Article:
Using NodeBox to Make Working Circuitry

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john

21 Apr, 2020 06:30 PM

I made this NodeBox animation to answer a question on Quora about seven segment displays. But it's not merely a depiction of a circuit or a simulation of a circuit. It is an actual working circuit that performs these computations using color instead of electricity.

As you can see in the attached screenshot, there is a one-to-one relationship between the connected nodes on the right and the rendered circuitry on the left. Each node simply draws an element (a wire or gate). It takes other nodes as inputs and looks at the color of each input. Depending on those colors, each gate colors itself and its output wire:

  • a NOT gate colors itself the opposite color of its input drawing
  • an AND gate colors itself red if and only if all inputs are red
  • an OR gate colors itself red if any of its inputs are red
  • each segment colors itself the color of the OR gate feeding into it

The Nodebox network literally draws itself to produce the circuit diagram on the left, and uses the colors in that drawing to do the computations. The end result is a working seven segment display.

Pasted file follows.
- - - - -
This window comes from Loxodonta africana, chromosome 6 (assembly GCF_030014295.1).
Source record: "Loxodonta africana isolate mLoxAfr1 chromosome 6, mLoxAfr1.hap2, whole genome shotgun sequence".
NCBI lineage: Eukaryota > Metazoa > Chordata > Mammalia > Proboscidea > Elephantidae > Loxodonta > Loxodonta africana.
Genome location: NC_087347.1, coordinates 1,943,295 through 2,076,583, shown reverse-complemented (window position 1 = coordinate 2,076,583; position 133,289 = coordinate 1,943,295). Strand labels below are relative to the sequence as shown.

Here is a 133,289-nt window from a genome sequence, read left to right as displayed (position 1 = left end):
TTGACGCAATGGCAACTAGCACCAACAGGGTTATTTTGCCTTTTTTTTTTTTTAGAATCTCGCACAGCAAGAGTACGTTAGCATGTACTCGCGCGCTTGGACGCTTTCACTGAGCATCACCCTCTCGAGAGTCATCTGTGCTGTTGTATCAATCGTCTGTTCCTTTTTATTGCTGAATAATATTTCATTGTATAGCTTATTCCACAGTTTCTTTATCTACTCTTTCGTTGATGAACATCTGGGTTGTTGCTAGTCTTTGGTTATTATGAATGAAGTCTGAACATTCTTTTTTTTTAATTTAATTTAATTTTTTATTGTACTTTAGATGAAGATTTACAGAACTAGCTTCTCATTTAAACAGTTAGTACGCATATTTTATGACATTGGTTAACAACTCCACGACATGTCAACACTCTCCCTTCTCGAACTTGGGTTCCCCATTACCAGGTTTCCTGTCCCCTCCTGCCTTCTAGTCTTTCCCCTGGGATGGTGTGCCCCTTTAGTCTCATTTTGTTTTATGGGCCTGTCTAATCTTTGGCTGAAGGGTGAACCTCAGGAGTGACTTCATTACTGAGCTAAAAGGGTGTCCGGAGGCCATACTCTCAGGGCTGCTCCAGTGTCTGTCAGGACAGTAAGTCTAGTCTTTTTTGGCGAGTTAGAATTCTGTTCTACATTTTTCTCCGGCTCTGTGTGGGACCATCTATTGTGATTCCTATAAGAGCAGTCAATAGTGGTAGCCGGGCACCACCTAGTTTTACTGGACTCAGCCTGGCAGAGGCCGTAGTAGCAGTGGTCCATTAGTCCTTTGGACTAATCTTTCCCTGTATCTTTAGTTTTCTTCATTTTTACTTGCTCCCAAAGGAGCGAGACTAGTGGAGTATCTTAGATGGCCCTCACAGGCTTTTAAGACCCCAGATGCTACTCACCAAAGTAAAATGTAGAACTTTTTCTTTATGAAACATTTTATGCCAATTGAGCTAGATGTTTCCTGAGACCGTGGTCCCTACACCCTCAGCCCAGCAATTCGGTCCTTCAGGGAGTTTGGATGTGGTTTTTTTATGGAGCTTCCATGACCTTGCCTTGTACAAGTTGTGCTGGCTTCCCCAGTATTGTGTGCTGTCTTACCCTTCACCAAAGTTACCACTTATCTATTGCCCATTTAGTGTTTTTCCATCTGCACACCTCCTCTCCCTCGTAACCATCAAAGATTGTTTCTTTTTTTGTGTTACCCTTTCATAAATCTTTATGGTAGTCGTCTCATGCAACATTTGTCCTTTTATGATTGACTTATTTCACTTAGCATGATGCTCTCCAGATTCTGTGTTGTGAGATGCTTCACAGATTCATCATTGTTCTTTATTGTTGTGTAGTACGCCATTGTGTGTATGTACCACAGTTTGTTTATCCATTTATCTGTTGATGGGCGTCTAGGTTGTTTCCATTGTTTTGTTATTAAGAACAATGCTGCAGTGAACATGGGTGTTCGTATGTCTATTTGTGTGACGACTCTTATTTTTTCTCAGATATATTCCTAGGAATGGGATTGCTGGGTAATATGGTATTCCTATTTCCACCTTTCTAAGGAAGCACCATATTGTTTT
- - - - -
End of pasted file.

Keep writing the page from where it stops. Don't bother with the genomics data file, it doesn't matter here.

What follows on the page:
This is an intriguing technique, though not a very practical one. It was quite time-consuming connecting all the nodes and adjusting the settings to route all the wires. But it was fascinating to play with. When I clicked checkboxes in the four nodes at the top, color flowed through the whole network, doing real calculation. This is the kind of thing that would be hard to do in any other tool.

John

  1. Support Staff 1 Posted by Stefan Gabriels on 24 Apr, 2020 03:22 PM

    Stefan Gabriels's Avatar

    Impressive! Highly inefficient code, I can only imagine how many hours you must have worked on this, but I like how color is the guiding principle behind the circuit (it makes it feel more "electricity" like) and it's really beautiful to look at.

  2. Support Staff 2 Posted by john on 25 Apr, 2020 01:12 AM

    john's Avatar

    Thanks, Stefan!

    Yes, inefficient is an understatement. It's what I call a ponarv, a project of no apparent redeeming value. But I do think it's beautiful to look at - and kind of magical.

    In theory you could build arbitrarily complex circuitry that could do just about anything with this technique - a working calculator, a Turing machine, etc. But anyone who attempted it would probably end up in a rubber room.

    John

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